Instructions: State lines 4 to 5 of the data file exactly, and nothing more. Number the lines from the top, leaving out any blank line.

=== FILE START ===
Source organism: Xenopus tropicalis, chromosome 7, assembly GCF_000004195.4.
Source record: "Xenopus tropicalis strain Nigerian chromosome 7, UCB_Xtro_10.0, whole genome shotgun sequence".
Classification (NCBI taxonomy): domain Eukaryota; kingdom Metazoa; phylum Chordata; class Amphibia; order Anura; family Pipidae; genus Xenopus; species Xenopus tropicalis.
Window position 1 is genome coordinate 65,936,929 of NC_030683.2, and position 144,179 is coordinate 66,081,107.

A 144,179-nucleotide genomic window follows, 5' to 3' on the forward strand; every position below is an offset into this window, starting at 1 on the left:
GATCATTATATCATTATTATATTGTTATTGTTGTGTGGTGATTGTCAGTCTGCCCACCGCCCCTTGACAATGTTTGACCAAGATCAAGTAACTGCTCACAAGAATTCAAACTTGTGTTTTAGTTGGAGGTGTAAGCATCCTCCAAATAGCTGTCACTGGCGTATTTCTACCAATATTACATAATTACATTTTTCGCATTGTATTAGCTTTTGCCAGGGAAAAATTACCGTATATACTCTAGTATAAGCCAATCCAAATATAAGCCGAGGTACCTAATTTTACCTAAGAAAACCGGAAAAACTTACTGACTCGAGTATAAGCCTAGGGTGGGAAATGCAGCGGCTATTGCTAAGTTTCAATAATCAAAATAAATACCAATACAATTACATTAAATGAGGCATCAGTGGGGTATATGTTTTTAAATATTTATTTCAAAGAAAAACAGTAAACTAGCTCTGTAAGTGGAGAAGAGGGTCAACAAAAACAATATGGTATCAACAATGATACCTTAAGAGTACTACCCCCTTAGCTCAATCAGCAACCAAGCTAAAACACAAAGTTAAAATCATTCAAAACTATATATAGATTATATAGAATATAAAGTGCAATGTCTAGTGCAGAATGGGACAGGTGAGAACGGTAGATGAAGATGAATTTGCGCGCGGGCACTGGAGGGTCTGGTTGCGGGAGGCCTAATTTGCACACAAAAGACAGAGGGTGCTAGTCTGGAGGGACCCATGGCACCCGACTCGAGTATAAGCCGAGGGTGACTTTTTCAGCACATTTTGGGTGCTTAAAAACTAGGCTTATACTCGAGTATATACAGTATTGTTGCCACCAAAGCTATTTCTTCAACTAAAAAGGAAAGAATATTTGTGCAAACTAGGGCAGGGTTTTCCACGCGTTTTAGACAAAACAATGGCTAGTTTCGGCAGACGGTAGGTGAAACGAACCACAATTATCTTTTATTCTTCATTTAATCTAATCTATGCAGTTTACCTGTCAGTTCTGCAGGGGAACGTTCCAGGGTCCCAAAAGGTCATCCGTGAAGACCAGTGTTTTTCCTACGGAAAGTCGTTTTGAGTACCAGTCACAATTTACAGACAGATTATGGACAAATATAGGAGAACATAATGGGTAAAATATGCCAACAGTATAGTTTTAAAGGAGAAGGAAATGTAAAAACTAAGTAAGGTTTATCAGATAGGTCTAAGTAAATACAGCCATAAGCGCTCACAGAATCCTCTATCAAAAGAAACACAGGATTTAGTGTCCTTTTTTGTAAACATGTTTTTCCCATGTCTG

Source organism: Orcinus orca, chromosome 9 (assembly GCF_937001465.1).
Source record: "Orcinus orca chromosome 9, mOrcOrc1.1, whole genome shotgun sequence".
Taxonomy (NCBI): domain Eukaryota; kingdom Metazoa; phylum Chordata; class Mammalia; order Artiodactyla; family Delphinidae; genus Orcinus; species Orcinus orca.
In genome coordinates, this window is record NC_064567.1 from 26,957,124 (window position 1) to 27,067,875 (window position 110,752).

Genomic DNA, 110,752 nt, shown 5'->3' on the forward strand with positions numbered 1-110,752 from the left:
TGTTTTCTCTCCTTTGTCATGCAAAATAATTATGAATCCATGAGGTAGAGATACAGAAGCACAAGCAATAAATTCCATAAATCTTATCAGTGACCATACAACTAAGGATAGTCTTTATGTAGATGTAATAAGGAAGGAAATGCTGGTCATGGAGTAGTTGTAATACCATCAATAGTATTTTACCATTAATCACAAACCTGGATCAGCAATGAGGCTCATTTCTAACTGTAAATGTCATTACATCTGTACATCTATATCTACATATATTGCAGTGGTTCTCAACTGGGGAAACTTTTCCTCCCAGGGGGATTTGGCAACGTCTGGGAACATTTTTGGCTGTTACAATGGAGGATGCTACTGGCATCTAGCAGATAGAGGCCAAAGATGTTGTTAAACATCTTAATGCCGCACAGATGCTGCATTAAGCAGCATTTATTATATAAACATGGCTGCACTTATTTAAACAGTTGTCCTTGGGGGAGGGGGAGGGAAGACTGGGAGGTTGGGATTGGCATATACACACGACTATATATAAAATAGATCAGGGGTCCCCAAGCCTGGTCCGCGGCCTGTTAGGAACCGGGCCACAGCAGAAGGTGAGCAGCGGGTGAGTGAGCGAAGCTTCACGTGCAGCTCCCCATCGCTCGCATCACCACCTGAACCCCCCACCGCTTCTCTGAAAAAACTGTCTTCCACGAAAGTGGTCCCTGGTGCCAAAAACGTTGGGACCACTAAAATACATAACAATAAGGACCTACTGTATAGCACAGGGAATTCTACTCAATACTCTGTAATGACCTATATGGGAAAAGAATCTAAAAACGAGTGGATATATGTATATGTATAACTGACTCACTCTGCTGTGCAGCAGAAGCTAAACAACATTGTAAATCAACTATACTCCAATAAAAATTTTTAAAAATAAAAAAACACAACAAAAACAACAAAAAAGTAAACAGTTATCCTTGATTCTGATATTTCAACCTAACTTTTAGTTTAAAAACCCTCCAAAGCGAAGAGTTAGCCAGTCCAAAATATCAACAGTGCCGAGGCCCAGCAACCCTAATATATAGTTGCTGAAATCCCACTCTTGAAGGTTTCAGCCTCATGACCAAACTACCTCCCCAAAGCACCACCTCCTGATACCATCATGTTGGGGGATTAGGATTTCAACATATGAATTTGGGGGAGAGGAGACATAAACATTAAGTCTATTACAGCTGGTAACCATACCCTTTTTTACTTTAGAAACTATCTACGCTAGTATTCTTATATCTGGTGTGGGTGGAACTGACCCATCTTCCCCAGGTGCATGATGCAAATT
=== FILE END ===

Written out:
Window position 1 is genome coordinate 65,936,929 of NC_030683.2, and position 144,179 is coordinate 66,081,107.

A 144,179-nucleotide genomic window follows, 5' to 3' on the forward strand; every position below is an offset into this window, starting at 1 on the left: